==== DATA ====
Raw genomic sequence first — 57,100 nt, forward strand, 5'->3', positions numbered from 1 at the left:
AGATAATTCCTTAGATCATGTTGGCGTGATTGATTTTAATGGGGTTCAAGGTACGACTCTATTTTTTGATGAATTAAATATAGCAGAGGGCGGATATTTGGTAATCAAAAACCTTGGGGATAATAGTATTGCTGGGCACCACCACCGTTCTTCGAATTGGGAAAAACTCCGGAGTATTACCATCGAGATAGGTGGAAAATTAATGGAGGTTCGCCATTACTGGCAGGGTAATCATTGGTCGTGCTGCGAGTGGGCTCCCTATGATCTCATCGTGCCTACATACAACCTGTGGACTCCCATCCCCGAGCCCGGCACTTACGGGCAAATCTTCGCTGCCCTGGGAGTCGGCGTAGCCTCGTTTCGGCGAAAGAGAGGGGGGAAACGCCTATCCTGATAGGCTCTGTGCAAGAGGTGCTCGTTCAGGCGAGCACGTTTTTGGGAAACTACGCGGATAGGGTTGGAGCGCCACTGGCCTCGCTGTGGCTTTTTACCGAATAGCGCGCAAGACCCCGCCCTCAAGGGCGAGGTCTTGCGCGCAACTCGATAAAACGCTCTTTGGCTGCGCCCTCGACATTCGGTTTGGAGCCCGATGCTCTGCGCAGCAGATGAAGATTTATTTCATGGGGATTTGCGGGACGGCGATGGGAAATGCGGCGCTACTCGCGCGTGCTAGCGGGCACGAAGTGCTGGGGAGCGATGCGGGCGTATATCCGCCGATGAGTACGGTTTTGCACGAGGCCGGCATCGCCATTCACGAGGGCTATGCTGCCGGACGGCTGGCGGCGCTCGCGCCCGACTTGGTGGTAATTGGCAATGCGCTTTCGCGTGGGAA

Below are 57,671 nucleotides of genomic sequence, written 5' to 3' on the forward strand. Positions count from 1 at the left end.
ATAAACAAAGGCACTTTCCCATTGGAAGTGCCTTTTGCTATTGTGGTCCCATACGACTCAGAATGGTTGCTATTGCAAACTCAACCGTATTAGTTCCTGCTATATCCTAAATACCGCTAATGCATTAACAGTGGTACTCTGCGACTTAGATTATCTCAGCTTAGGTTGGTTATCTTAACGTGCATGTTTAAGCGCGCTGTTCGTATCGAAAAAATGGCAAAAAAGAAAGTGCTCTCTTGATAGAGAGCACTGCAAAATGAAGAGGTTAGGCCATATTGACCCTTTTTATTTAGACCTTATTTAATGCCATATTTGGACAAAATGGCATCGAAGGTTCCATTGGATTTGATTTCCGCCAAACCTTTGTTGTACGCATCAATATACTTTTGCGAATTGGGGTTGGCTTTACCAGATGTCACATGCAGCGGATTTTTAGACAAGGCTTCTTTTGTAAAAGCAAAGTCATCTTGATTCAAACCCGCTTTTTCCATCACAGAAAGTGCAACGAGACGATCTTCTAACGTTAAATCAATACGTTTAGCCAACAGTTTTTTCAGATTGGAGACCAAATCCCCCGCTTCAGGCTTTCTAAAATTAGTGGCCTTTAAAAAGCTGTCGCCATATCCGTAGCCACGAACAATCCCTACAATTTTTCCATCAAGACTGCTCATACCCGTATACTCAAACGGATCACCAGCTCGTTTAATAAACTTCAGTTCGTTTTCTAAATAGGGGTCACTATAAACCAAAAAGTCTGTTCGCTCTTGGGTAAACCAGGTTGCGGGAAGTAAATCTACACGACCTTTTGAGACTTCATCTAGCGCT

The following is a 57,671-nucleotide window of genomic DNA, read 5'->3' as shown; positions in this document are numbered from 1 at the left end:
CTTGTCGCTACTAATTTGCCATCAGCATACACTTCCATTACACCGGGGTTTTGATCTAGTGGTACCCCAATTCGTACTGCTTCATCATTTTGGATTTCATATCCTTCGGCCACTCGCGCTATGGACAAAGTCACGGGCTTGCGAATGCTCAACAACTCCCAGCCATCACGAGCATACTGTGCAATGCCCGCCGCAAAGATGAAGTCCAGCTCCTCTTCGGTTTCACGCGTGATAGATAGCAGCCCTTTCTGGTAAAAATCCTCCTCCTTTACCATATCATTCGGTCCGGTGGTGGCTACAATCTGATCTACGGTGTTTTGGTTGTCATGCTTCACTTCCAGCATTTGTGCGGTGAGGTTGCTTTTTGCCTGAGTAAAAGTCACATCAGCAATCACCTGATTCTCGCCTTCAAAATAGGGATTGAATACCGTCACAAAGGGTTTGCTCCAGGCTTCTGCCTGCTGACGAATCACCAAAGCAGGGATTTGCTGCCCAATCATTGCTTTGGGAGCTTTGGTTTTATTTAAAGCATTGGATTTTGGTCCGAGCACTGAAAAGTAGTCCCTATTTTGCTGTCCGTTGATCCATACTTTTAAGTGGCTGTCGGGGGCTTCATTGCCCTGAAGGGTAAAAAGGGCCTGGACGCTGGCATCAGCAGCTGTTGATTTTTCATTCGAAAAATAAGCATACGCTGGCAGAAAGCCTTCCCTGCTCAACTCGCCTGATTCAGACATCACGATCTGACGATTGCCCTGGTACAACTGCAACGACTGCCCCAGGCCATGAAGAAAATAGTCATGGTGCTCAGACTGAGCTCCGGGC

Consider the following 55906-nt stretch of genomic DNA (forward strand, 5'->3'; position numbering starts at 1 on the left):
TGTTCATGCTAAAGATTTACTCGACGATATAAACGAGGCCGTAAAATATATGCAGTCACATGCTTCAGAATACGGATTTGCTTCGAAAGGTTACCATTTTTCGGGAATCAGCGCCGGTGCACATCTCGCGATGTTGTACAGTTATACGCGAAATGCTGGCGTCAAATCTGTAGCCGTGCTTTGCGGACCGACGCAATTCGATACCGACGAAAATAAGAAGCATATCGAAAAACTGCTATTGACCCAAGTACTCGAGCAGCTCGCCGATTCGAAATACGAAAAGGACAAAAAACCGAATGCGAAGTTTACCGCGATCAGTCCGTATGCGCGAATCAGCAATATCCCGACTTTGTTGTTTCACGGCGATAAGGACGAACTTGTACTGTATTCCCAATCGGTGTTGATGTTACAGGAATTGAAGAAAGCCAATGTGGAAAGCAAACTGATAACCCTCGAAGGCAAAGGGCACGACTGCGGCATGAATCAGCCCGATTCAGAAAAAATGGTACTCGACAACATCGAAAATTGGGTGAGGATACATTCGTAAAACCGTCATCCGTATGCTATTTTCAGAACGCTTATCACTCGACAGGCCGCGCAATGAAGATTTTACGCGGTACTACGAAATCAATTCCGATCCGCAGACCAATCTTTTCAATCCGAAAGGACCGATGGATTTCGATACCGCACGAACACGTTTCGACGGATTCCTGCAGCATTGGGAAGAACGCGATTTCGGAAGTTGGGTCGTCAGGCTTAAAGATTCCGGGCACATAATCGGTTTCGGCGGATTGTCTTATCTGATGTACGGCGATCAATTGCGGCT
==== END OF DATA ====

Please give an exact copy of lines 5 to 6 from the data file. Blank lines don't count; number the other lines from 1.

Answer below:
The following is a 57,671-nucleotide window of genomic DNA, read 5'->3' as shown; positions in this document are numbered from 1 at the left end:
CTTGTCGCTACTAATTTGCCATCAGCATACACTTCCATTACACCGGGGTTTTGATCTAGTGGTACCCCAATTCGTACTGCTTCATCATTTTGGATTTCATATCCTTCGGCCACTCGCGCTATGGACAAAGTCACGGGCTTGCGAATGCTCAACAACTCCCAGCCATCACGAGCATACTGTGCAATGCCCGCCGCAAAGATGAAGTCCAGCTCCTCTTCGGTTTCACGCGTGATAGATAGCAGCCCTTTCTGGTAAAAATCCTCCTCCTTTACCATATCATTCGGTCCGGTGGTGGCTACAATCTGATCTACGGTGTTTTGGTTGTCATGCTTCACTTCCAGCATTTGTGCGGTGAGGTTGCTTTTTGCCTGAGTAAAAGTCACATCAGCAATCACCTGATTCTCGCCTTCAAAATAGGGATTGAATACCGTCACAAAGGGTTTGCTCCAGGCTTCTGCCTGCTGACGAATCACCAAAGCAGGGATTTGCTGCCCAATCATTGCTTTGGGAGCTTTGGTTTTATTTAAAGCATTGGATTTTGGTCCGAGCACTGAAAAGTAGTCCCTATTTTGCTGTCCGTTGATCCATACTTTTAAGTGGCTGTCGGGGGCTTCATTGCCCTGAAGGGTAAAAAGGGCCTGGACGCTGGCATCAGCAGCTGTTGATTTTTCATTCGAAAAATAAGCATACGCTGGCAGAAAGCCTTCCCTGCTCAACTCGCCTGATTCAGACATCACGATCTGACGATTGCCCTGGTACAACTGCAACGACTGCCCCAGGCCATGAAGAAAATAGTCATGGTGCTCAGACTGAGCTCCGGGC